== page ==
Dettori looked to be on course to repeat his ‘Magnificent Seven of 1996 but fell short on race five as Turgenev was caught by Biometric at the death,
The 48-year-old opened the day with Al’Ali in the Norfolk Stakes for Simon Crisford and followed that win up by claiming victory in the Hampton Court aboard Sangrias.
He made it three in the Ribblesdale Stakes on John Gosden’s Star Catcher and capped off an incredible afternoon in the Gold Cup on Stradivarius.
Trainer Gosden praised Dettori as he said: “This 48-year-old kid take this to another level, like a Wimbledon semi-final and final.
“He’s riding quite beautifully. He occasionally listens to me, but not too much.”
Stradivarius also created history by wining his seventh race on the spin.
The win looked unlikely during the race as Dettori found himself behind a clutch of horses before powering through the gap once it presented itself.
“What a horse, he got me out of trouble,” said Dettori.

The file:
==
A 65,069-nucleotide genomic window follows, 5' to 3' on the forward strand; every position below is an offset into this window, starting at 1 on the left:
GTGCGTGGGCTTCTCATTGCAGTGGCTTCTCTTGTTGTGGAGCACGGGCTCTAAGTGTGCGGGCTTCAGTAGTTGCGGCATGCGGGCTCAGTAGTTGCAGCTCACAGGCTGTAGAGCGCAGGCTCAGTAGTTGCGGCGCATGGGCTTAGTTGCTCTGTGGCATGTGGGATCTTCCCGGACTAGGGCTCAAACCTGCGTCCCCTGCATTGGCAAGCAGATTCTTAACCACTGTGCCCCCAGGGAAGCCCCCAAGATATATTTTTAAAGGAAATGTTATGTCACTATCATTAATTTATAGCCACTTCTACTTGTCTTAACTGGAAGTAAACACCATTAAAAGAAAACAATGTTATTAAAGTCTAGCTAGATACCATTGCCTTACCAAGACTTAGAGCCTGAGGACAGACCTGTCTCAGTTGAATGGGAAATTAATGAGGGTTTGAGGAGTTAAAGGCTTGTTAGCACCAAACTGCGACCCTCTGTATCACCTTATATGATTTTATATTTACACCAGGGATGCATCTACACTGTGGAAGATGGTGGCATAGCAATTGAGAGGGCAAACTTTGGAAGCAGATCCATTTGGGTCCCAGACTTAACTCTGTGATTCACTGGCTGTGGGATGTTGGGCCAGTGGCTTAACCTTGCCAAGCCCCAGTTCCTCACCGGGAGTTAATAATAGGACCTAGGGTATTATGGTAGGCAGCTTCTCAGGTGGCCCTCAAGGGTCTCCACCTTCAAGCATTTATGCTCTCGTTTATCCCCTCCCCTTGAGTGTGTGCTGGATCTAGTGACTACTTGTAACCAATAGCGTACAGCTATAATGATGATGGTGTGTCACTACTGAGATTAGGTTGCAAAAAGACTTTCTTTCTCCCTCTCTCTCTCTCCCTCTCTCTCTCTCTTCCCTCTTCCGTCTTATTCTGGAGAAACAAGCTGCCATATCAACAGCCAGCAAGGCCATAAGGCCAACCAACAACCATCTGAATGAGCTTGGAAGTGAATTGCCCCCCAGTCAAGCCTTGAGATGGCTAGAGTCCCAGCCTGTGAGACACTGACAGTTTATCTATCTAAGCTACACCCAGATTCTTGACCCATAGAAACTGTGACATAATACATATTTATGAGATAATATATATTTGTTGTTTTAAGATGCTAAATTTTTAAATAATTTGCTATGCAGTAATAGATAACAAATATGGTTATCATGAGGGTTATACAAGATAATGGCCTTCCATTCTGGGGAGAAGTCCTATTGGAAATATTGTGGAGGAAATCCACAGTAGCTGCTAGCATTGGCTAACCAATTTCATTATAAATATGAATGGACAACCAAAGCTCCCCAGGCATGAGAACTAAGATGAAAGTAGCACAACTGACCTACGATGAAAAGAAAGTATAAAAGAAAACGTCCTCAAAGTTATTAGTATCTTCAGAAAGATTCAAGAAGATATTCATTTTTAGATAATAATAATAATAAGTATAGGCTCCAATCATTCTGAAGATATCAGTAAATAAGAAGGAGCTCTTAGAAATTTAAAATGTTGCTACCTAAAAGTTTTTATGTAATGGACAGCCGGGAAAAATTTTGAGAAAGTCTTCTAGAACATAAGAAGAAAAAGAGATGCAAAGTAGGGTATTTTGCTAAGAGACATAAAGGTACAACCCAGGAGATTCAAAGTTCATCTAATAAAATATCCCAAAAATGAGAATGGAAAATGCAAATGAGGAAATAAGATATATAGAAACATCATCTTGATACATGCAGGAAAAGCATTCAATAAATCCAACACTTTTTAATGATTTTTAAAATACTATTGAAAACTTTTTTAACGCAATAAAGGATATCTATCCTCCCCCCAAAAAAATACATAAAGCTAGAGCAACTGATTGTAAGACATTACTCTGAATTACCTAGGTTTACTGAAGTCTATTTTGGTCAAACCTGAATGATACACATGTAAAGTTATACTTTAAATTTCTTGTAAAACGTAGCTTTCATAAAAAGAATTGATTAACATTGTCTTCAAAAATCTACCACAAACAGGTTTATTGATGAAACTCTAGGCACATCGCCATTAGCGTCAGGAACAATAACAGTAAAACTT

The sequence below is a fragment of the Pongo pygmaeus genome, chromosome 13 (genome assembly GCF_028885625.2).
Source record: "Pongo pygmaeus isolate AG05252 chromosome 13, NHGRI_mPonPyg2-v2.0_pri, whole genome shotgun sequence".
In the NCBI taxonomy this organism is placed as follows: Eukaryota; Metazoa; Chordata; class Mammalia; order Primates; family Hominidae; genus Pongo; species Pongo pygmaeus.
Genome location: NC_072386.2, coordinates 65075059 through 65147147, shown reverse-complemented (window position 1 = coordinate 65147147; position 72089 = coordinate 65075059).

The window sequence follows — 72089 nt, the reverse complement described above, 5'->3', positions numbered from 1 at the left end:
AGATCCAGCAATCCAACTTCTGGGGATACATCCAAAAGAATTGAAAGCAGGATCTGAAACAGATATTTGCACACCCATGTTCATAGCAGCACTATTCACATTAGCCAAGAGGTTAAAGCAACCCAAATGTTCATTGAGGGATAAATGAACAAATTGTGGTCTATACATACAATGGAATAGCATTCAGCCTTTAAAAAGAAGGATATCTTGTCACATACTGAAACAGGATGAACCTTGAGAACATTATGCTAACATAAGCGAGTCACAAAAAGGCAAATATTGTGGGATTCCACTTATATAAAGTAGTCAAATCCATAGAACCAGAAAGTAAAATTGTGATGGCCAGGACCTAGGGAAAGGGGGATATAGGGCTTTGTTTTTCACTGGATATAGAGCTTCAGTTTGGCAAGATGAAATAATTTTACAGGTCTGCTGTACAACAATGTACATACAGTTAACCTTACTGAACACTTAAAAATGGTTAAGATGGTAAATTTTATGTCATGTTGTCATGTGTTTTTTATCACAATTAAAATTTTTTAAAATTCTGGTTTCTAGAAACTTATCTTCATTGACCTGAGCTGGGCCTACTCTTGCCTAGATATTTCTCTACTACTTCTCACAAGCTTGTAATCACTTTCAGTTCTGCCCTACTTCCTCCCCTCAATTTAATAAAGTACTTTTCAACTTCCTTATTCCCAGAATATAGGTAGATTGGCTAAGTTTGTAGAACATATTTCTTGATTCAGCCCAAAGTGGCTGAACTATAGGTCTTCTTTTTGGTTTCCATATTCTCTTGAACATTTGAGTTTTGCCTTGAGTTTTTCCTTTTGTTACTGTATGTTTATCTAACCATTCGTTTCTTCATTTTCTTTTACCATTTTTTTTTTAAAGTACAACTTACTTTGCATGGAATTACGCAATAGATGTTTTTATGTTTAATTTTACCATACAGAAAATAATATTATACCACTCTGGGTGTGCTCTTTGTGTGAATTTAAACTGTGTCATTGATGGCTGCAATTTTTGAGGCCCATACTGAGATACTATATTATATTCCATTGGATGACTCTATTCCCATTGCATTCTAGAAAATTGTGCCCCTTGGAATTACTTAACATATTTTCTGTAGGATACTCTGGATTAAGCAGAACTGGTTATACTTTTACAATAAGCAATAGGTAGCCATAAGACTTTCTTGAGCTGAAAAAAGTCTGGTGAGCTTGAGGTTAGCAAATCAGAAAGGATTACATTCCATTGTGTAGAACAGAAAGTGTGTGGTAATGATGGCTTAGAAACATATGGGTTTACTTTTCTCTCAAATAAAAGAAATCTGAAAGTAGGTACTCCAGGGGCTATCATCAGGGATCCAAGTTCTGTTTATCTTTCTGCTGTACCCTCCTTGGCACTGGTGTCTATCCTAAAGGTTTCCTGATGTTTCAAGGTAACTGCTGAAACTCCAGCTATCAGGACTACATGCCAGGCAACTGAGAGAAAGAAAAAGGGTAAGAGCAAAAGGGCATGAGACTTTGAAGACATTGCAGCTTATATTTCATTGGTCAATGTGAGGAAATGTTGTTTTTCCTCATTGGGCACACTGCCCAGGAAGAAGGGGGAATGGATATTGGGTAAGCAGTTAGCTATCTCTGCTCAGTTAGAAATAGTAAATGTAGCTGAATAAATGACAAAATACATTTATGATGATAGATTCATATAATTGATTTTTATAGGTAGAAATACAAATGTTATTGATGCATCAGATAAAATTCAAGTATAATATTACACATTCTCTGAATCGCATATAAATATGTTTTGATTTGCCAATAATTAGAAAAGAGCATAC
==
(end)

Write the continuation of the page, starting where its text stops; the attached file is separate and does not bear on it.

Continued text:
“He’s the horse for the big occasion and people love him.
“It’s great for everyone connected with the horse – every time he runs he delivers.”
On failing to win the fifth race, Dettori added: “20 years ago I would have won that!
“He was 16-1 this morning, went off favourite and he gave me a great spin.
“I’ve had a good day so I’m not going to cry.”
Ascot’s official bookmaking partner Betfred breathed a huge sigh of relief, along with the whole industry.
Spokesman Mark Pearson said: “Frankie riding the first four and especially getting a tune out of Stradivarius in the big one was very costly.
“However every bookie is going to bed tonight relieved because if Frankie had done the unthinkable it would have been the biggest pay-out in bookmaking history.”